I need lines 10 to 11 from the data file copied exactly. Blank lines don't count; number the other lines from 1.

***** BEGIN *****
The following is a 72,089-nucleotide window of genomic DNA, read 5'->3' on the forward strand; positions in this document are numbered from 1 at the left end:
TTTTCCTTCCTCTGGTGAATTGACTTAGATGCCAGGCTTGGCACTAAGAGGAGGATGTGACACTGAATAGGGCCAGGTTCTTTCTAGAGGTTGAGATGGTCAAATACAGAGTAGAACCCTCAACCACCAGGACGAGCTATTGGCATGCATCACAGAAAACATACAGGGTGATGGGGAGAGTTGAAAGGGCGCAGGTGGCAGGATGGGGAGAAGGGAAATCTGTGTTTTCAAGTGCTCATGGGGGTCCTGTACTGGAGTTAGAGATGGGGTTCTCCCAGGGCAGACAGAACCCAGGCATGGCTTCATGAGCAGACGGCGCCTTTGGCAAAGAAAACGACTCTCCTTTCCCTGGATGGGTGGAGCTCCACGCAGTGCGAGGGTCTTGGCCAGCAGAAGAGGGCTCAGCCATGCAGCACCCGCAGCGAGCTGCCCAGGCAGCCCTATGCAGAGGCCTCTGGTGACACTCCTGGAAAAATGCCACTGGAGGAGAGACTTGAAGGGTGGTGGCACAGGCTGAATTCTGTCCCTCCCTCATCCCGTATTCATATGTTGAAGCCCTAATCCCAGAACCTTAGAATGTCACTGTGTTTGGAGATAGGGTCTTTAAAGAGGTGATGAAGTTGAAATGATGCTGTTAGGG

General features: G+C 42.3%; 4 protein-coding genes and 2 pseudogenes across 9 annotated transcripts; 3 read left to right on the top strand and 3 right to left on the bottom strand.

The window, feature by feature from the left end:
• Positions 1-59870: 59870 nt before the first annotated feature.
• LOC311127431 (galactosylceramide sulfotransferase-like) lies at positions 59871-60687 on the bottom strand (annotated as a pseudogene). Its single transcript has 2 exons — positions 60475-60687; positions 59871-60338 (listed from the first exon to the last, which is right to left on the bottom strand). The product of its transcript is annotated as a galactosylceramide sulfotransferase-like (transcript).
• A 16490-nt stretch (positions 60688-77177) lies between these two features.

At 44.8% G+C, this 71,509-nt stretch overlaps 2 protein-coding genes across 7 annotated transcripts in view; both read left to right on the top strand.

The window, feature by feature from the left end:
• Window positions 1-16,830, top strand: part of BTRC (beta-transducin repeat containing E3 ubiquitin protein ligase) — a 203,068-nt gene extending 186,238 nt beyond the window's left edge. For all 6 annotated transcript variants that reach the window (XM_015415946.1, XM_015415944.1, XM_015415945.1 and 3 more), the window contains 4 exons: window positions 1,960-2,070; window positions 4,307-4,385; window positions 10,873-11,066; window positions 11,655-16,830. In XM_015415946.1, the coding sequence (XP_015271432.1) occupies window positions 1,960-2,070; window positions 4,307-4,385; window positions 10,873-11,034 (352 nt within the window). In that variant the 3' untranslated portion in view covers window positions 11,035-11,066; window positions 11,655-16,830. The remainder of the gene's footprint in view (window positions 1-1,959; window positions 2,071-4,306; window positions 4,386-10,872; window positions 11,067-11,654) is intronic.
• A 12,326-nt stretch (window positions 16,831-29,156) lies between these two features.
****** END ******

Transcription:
• Window positions 1-16,830, top strand: part of BTRC (beta-transducin repeat containing E3 ubiquitin protein ligase) — a 203,068-nt gene extending 186,238 nt beyond the window's left edge. For all 6 annotated transcript variants that reach the window (XM_015415946.1, XM_015415944.1, XM_015415945.1 and 3 more), the window contains 4 exons: window positions 1,960-2,070; window positions 4,307-4,385; window positions 10,873-11,066; window positions 11,655-16,830. In XM_015415946.1, the coding sequence (XP_015271432.1) occupies window positions 1,960-2,070; window positions 4,307-4,385; window positions 10,873-11,034 (352 nt within the window). In that variant the 3' untranslated portion in view covers window positions 11,035-11,066; window positions 11,655-16,830. The remainder of the gene's footprint in view (window positions 1-1,959; window positions 2,071-4,306; window positions 4,386-10,872; window positions 11,067-11,654) is intronic.
• A 12,326-nt stretch (window positions 16,831-29,156) lies between these two features.